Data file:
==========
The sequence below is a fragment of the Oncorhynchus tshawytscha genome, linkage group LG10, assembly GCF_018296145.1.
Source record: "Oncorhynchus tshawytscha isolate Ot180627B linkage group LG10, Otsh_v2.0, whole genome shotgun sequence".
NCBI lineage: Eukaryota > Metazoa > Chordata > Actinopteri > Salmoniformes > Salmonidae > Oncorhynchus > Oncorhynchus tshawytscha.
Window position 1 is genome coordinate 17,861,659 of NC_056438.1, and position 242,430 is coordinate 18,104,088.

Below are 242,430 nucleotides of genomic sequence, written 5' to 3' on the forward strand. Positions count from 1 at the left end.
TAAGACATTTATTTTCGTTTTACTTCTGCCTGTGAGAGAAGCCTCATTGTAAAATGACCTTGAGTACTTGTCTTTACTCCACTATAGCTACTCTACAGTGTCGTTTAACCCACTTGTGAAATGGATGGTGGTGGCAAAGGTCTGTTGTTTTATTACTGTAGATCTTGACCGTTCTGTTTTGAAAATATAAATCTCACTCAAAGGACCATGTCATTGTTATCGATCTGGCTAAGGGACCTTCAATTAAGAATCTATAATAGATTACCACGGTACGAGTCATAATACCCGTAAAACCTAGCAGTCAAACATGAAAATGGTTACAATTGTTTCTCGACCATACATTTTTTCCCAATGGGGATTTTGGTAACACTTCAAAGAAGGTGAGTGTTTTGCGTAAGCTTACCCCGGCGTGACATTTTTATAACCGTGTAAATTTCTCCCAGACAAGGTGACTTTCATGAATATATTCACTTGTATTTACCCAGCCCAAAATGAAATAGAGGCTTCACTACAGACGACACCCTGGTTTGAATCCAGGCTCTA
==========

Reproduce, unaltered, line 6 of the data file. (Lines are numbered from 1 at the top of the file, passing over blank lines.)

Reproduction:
TAAGACATTTATTTTCGTTTTACTTCTGCCTGTGAGAGAAGCCTCATTGTAAAATGACCTTGAGTACTTGTCTTTACTCCACTATAGCTACTCTACAGTGTCGTTTAACCCACTTGTGAAATGGATGGTGGTGGCAAAGGTCTGTTGTTTTATTACTGTAGATCTTGACCGTTCTGTTTTGAAAATATAAATCTCACTCAAAGGACCATGTCATTGTTATCGATCTGGCTAAGGGACCTTCAATTAAGAATCTATAATAGATTACCACGGTACGAGTCATAATACCCGTAAAACCTAGCAGTCAAACATGAAAATGGTTACAATTGTTTCTCGACCATACATTTTTTCCCAATGGGGATTTTGGTAACACTTCAAAGAAGGTGAGTGTTTTGCGTAAGCTTACCCCGGCGTGACATTTTTATAACCGTGTAAATTTCTCCCAGACAAGGTGACTTTCATGAATATATTCACTTGTATTTACCCAGCCCAAAATGAAATAGAGGCTTCACTACAGACGACACCCTGGTTTGAATCCAGGCTCTA